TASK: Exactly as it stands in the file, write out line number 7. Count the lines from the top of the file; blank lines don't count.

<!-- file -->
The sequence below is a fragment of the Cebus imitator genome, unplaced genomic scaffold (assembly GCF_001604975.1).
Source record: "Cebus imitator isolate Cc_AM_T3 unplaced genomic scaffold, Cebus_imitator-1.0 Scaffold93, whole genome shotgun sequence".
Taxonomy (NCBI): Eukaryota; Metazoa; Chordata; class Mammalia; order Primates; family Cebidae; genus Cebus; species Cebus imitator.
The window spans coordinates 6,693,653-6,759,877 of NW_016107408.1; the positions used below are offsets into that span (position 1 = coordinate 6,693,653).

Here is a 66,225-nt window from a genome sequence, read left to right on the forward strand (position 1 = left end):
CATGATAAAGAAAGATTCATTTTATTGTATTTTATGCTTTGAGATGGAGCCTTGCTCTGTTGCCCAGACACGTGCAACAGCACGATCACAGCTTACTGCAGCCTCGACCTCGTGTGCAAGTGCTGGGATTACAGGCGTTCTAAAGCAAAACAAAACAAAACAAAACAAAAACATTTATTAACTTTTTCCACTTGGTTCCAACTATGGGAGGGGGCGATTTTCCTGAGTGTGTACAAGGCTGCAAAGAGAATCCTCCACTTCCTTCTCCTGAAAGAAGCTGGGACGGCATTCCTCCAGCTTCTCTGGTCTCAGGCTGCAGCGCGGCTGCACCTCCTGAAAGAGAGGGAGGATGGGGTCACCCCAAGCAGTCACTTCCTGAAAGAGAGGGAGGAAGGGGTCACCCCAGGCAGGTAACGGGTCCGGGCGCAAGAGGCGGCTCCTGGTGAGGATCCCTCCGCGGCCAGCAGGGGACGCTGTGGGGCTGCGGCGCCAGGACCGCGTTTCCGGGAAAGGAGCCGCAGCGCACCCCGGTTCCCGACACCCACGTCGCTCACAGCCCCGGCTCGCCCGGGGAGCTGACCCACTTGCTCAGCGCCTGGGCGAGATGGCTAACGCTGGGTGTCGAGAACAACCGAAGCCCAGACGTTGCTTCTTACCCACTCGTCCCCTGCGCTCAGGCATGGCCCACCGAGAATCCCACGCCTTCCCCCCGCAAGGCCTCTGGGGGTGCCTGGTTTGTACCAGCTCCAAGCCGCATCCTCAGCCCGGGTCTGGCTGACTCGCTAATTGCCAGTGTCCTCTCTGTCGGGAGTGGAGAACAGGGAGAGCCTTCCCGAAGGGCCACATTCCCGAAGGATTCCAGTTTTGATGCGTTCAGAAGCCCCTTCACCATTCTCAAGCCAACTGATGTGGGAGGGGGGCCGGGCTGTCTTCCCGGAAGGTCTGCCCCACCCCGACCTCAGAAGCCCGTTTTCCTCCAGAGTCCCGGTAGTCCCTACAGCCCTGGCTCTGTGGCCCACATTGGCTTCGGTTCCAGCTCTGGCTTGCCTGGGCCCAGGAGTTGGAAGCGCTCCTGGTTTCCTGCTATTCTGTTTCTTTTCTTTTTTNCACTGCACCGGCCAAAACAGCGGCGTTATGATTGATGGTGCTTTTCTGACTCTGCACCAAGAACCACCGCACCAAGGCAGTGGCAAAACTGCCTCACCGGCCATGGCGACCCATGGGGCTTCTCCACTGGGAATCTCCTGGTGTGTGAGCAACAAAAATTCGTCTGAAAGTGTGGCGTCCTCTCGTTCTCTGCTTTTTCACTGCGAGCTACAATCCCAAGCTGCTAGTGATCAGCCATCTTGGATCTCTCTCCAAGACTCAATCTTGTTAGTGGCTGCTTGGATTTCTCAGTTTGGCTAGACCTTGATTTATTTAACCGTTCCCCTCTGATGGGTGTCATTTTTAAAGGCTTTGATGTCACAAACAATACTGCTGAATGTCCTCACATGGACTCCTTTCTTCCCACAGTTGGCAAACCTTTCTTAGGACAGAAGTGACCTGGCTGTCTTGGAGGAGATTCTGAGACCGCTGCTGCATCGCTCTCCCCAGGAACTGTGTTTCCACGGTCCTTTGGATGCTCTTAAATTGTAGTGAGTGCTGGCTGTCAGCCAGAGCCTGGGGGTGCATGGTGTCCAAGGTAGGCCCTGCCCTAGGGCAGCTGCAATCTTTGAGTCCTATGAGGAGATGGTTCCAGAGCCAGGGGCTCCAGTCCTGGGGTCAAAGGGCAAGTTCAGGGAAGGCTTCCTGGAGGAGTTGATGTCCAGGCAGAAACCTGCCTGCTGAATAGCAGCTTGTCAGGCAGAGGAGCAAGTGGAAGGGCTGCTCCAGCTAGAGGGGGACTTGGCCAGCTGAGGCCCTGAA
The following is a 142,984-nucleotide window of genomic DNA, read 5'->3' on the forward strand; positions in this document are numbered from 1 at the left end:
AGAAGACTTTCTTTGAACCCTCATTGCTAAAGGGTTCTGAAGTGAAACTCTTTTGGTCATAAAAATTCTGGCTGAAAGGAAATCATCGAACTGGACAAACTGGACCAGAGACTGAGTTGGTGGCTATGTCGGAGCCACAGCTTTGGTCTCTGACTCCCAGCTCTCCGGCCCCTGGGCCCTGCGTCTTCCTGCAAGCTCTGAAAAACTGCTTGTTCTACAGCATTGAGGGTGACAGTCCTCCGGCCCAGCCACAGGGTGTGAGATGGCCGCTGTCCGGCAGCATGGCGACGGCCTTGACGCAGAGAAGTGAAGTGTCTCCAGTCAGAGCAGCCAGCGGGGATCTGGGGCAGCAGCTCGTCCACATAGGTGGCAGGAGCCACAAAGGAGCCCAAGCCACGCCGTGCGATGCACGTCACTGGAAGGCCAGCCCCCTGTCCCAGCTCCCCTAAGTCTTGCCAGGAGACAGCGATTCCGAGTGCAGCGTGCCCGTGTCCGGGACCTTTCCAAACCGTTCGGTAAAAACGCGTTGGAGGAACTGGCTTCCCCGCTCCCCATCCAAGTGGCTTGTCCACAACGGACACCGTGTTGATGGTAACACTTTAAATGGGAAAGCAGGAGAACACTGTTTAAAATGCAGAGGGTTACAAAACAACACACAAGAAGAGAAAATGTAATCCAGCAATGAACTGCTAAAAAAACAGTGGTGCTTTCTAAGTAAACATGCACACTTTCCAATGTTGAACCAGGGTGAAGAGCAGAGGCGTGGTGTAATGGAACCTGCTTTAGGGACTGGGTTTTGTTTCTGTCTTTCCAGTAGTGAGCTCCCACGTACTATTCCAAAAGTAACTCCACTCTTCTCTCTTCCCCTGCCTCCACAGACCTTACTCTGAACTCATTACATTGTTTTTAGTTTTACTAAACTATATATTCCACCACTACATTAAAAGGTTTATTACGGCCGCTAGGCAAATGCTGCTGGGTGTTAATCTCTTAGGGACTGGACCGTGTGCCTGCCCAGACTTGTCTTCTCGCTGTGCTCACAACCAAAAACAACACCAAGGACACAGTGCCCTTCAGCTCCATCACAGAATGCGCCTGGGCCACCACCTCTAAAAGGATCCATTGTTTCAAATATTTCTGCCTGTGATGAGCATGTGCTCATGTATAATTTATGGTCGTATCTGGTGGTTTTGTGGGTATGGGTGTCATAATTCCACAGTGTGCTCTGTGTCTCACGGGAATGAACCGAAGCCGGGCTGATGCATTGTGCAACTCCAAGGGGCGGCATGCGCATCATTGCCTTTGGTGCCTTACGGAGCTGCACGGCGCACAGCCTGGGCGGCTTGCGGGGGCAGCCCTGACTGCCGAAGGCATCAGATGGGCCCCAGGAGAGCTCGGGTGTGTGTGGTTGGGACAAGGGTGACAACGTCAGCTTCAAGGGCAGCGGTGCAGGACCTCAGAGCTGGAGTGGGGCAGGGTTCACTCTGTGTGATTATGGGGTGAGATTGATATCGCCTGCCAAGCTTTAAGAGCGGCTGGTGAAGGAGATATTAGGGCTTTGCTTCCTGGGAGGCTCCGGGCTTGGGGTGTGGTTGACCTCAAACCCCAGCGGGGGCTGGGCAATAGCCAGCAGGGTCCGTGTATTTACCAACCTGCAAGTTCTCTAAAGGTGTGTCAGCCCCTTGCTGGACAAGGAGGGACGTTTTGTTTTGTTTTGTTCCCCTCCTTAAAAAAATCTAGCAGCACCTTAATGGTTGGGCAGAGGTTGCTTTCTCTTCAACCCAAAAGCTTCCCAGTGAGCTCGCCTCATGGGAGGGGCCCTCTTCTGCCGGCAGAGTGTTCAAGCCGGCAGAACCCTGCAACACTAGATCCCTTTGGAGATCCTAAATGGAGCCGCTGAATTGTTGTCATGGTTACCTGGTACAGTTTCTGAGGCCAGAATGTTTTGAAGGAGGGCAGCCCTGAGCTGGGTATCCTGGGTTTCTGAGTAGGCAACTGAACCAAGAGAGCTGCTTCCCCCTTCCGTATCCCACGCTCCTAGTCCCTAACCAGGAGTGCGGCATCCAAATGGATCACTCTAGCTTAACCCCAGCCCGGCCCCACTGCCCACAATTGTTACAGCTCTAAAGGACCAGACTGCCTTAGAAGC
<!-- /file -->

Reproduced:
The following is a 142,984-nucleotide window of genomic DNA, read 5'->3' on the forward strand; positions in this document are numbered from 1 at the left end: